• Each multi-node parallel job contains a main node, which needs to be launched first. Once the main node is up and running, the child nodes will be launched and started.
    • If the main node exits, the job is considered finished, and the child nodes are stopped. For more information, see Node Groups.
  • Multi-node parallel job nodes are single-tenant, meaning that only a single job container is run on each Amazon EC2 instance.
  • Each multi-node parallel job contains a main node. The main node is a single subtask that AWS Batch monitors to determine the outcome of the submitted multi node job.
    • The main node is launched first and it moves to the STARTING status.

AWS Batch Features

AWS support customers who want to use GPU scheduling, which allows them to specify the number and type of accelerators their jobs require as job definition input variables in AWS Batch. 

  • Graphics Processing Unit(GPU) is a processor designed to handle graphics operations. This includes both 2D and 3D calculations, though GPUs primarily excel at rendering 3D graphics.
  • AWS Batch will scale up instances appropriate for the customers jobs based on the required number of GPUs and isolate the accelerators according to each job’s needs, so only the appropriate containers can access them.
  • All instance types in a compute environment that will run GPU jobs should be from the p2, p3, g3, g3s, or g4 instance families. If this is not done a GPU job could get stuck in the RUNNABLE status.

AWS Batch allows customers to specify resource requirements, such as vCPU and memory, AWS Identity and Access Management (IAM) roles, volume mount points, container properties, and environment variables, to define how jobs are to be run. AWS Batch executes the jobs as containerized applications running on Amazon ECS. it also also enables customers to define dependencies between different jobs.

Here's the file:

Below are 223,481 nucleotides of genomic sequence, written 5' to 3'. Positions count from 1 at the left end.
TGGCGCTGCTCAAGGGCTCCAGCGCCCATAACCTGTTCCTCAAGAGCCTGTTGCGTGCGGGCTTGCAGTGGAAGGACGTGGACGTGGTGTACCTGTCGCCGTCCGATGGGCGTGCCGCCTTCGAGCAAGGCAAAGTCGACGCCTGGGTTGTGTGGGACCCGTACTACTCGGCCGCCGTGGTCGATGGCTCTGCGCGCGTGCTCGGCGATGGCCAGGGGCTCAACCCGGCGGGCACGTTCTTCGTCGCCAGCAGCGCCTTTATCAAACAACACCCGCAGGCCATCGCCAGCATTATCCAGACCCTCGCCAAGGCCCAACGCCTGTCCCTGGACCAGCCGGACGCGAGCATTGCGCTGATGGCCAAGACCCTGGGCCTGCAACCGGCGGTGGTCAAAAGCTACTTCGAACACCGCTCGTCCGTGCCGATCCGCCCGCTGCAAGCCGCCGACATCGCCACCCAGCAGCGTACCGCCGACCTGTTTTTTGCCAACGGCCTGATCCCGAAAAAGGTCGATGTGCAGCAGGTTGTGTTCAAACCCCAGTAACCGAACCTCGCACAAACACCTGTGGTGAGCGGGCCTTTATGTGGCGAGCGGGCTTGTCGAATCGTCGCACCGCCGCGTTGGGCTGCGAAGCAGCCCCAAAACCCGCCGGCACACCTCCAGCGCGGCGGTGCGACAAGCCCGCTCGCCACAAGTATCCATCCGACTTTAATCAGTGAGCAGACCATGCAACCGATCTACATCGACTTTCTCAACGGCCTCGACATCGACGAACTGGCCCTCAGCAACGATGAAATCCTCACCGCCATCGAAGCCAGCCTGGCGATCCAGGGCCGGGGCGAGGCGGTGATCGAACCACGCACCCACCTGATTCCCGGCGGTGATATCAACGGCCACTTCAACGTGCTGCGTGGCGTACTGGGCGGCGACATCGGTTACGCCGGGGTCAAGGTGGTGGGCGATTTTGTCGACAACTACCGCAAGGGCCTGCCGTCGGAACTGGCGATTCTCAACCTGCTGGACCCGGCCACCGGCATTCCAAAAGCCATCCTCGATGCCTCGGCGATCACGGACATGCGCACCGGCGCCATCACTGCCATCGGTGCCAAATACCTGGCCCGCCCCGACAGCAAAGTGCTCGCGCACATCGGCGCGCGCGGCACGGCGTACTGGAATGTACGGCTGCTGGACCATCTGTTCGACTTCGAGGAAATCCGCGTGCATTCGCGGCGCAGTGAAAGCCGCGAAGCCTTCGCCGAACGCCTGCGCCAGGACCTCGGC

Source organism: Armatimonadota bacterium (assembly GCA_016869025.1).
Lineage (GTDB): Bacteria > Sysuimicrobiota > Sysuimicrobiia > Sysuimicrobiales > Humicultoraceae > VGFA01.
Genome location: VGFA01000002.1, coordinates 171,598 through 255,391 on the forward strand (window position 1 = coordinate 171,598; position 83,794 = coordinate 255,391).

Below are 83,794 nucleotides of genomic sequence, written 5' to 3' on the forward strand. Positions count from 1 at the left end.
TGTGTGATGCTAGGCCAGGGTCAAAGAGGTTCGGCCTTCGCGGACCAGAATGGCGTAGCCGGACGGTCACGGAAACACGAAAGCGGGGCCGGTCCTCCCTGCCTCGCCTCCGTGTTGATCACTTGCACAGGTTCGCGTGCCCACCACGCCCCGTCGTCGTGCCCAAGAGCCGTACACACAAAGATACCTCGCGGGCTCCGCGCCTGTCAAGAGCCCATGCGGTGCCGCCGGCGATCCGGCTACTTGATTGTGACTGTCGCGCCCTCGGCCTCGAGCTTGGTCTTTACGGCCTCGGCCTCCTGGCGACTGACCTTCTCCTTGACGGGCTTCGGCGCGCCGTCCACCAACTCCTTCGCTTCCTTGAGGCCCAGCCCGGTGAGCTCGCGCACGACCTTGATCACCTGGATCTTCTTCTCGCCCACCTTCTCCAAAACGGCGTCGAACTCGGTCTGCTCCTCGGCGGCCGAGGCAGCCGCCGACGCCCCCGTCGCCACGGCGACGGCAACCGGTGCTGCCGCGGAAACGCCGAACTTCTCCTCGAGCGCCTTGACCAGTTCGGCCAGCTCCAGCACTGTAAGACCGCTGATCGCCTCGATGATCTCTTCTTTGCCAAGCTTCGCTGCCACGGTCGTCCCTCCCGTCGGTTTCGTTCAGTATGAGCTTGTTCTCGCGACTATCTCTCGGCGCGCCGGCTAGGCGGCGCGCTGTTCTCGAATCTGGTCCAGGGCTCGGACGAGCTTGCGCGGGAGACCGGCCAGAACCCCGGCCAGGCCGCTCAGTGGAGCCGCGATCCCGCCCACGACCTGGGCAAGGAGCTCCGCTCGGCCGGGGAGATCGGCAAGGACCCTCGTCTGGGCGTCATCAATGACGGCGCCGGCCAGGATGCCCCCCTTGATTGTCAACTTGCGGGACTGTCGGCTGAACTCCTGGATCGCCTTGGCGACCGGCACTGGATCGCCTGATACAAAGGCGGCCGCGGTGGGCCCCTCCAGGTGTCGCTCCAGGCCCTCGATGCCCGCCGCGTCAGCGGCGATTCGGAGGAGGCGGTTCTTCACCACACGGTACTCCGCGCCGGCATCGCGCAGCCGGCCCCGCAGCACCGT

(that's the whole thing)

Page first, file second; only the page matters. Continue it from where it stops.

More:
• AWS Batch displays key operational metrics for the batch jobs in the AWS Management Console. You can view metrics related to compute capacity, as well as running, pending, and completed jobs. 
  • AWS Batch uses IAM to control and monitor the AWS resources that your jobs can access, such as Amazon DynamoDB tables.
  • Through IAM, users can define policies for different users in your organization. For example, admins can be granted full access permissions to any AWS Batch API operation.

AWS Batch efficiently and dynamically provisions and scales Amazon EC2 and Spot Instances based on the requirements of the jobs. If elected to provision and manage own compute resources within AWS Batch Unmanaged Compute Environments clients need to use different configurations such as larger EBS volumes.

  • EC2 Launch Templates reduce the number of steps required to configure Batch environments by capturing launch parameters within one resource.
  • AWS batch enable customers to build customized templates for your compute resources, and enabling Batch to scale instances with those requirements.
  • AWS batch allows to specify EC2 Launch Template to add storage volumes, specify network interfaces, or configure permissions, among other capabilities.

AWS Batch supports multi-node parallel jobs, which enables users to run single jobs that span multiple EC2 instances. This feature allows AWS customers to use AWS Batch to easily and efficiently run workloads such as large-scale, tightly-coupled High Performance Computing (HPC) applications or distributed GPU model training.